Registered User
 
Tsunamispeakershawks's Avatar

 
Join Date: May 2015
Location: San Francisco
Posts: 106
Quote:
Originally Posted by bkrownd View Post
They also use other pit craters of various size in that region, not just the caldera.They like cliffs, and the craters provide those. Cruising to the upper regions of Kilauea is a short flight compared to some other sea birds that fly up to nest above 8000 feet elevation on Mauna Loa, Mauna Kea and East Maui.
Yes, they nest in cliffs, but it does not explain why they are flying repeatedly back and forth over this lava lake and why they nest in the caldera with so much sulfur? I mean there are many much less active crates at Kilauea.

I slowed down a part of my video, and you could clearly see one bird flying inside the pit crater with the lava lake, and I did not see this bird getting out. Maybe she got out , but it was outside of my camera view

https://m.youtube.com/watch?v=qSROTL17QHM

I've also done some recearch on other birds nesting inside active volcanos, and there are some. Also I have read a testimony of some people who observed birds flying into flames of erupting volcano at Kamchatka during night time. They compared these birds to moths who are flying to lamps. I've also read about birds that are nesting close to geysers. When geysers erupt the hot water gets under rocks with the nests, and eggs are kept warm. The parents only need to turn them, but not to sit on them. Maybe the walls of Halema'uma'u are also warm, and eggs get incubated with little effort?

A geologist from Hawaii emailed me his observation of tropicbirds:

Quote:
Many of us have watched birds circle down to as close to the lava as they can get, and then ride up the updraft of the fume column up for hundreds of meters. Then, when the birds no longer can rise effortlessly, they will circle back down and do it all over again. They give the impression of simply enjoying the experience.
Anyway for now it remains a mystery what seabirds are archiving flying over hot lava.

Last edited by Tsunamispeakershawks : Monday 12th September 2016 at 03:23.
Tsunamispeakershawks is offline  
Reply With Quote
Old Tuesday 13th September 2016, 23:10   #7
bkrownd
Registered User
 
bkrownd's Avatar

 
Join Date: Jul 2006
Location: Waiakea, East Hawai'i
Posts: 1,439
Blog Entries: 317
Quote:
Originally Posted by Tsunamispeakershawks View Post
Yes, they nest in cliffs, but it does not explain why they are flying repeatedly back and forth over this lava lake and why they nest in the caldera with so much sulfur? I mean there are many much less active crates at Kilauea.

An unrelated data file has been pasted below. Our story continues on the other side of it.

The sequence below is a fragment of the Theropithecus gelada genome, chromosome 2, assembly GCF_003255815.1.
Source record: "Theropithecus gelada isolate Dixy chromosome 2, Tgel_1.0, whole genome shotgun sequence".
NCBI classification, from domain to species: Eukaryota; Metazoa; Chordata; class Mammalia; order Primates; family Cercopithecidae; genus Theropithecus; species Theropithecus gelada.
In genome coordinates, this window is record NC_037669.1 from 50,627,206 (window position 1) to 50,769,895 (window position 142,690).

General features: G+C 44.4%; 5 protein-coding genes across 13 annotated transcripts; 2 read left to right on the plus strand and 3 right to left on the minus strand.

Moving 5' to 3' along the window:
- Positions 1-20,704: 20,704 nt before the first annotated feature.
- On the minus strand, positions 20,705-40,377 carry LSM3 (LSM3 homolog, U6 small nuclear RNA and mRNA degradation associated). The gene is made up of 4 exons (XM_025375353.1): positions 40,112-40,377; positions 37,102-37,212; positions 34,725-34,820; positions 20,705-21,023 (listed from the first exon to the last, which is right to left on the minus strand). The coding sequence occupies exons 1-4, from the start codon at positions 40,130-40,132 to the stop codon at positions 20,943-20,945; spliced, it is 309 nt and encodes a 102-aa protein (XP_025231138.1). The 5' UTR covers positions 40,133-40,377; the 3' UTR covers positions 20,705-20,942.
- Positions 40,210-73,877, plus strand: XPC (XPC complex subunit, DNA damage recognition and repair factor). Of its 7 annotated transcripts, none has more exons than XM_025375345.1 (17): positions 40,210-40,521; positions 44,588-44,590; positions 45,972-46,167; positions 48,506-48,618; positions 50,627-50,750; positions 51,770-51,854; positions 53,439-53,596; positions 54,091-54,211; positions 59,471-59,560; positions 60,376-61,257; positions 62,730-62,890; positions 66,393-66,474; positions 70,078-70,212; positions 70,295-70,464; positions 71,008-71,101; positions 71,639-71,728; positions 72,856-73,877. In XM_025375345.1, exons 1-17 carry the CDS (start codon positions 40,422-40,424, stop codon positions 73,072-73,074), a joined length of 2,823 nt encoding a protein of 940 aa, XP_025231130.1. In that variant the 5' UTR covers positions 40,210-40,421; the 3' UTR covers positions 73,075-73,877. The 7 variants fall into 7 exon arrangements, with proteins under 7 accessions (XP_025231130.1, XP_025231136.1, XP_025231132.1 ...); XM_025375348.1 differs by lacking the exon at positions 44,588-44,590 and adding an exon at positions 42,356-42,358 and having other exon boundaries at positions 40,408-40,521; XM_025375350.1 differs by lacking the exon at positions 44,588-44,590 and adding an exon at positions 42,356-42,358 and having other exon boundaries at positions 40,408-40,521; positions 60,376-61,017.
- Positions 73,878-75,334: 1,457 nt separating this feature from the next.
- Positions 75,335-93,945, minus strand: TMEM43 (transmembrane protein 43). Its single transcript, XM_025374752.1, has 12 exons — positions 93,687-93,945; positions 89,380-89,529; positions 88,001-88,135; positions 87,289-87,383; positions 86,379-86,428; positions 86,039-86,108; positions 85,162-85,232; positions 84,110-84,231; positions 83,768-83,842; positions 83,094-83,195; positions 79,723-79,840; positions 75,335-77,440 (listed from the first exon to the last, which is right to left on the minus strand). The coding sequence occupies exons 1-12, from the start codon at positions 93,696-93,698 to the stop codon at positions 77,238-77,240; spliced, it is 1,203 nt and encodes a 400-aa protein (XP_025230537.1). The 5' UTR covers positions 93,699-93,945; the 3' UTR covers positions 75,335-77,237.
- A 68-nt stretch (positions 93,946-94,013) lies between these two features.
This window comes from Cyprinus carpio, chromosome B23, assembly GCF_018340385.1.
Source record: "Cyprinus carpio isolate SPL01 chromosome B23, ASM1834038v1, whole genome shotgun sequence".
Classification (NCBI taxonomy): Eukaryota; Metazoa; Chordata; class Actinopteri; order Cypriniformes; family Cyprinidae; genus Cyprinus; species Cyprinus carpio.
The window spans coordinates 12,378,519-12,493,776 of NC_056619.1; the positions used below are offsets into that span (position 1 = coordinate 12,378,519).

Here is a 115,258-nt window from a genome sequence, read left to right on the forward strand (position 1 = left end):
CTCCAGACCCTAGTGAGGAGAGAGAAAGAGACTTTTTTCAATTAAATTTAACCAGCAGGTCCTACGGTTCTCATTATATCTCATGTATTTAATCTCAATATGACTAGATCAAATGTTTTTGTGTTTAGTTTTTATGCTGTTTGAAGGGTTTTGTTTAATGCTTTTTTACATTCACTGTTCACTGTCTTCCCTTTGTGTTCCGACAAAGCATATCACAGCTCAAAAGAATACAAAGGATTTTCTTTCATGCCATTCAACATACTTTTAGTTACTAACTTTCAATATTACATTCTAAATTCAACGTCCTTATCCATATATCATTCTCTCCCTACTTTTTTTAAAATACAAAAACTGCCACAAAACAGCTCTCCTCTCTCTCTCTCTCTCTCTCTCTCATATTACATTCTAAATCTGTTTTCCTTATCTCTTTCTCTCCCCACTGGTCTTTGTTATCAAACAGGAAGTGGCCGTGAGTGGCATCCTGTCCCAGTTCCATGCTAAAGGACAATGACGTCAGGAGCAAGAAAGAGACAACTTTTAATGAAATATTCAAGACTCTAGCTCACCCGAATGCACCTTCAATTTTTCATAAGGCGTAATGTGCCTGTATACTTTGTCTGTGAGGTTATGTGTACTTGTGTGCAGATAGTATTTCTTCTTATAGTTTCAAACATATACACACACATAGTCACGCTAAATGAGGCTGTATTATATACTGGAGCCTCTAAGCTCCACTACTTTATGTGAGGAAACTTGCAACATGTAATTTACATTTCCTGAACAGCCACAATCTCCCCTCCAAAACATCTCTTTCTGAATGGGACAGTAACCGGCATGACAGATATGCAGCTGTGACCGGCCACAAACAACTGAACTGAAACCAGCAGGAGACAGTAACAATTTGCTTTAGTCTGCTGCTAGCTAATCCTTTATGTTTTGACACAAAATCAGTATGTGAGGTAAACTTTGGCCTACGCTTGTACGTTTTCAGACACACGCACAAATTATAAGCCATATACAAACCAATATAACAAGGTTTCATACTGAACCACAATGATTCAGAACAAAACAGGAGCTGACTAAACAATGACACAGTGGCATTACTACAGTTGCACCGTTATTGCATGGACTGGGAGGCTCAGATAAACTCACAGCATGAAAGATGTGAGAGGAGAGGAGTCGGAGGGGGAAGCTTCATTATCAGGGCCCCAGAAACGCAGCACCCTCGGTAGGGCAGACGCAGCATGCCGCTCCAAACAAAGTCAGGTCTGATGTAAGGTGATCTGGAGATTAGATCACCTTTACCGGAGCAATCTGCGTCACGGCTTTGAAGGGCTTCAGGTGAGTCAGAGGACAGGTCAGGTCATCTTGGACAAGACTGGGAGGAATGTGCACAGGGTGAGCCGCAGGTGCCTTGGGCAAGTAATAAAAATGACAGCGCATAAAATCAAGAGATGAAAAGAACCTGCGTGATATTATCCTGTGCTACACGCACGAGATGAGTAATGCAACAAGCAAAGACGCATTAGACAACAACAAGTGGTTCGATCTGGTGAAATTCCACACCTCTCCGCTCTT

I would also imagine they like to ride the rising warm air. There's no reason they wouldn't like the caldera. There are roughly a dozen other bird species living in there alongside them without any problem. There are some people with sensitive respiratory systems who make a big deal about the vog, but I hardly notice it myself. On the thickest days it's just a "peanut butter" taste in my mouth and a little irritation cough if I breathe too hard.

Some sections of the northern caldera wall are indeed riddled with numerous steam venting cracks all the way to the top. I don't know whether they respond to these.
__________________
Range: East Hawai'i, 3200-13800 feet elevation
Please help monitor bird distributions @ http://www.ebird.org
bkrownd is offline  
Reply With Quote

BF Supporter 2010 Support BirdForum With A Donation

Old Wednesday 16th November 2016, 18:40   #8
Tsunamispeakershawks
Registered User
 
Tsunamispeakershawks's Avatar

 
Join Date: May 2015
Location: San Francisco
Posts: 106
Here's one more video https://www.youtube.com/watch?v=w5PyVmCZZbs By the end of it I added a video of the bird that appears to be falling into the lava lake in a slow motion. I did not see the bird in my viewfinder, when I was recording the video, and stopped the recording a little bit too soon, but I'd like to ask you please: Do you believe it is a normal flying pattern for this bird, or it really looks like the bird is falling?
Tsunamispeakershawks is offline  
Reply With Quote
Old Wednesday 16th November 2016, 19:23   #9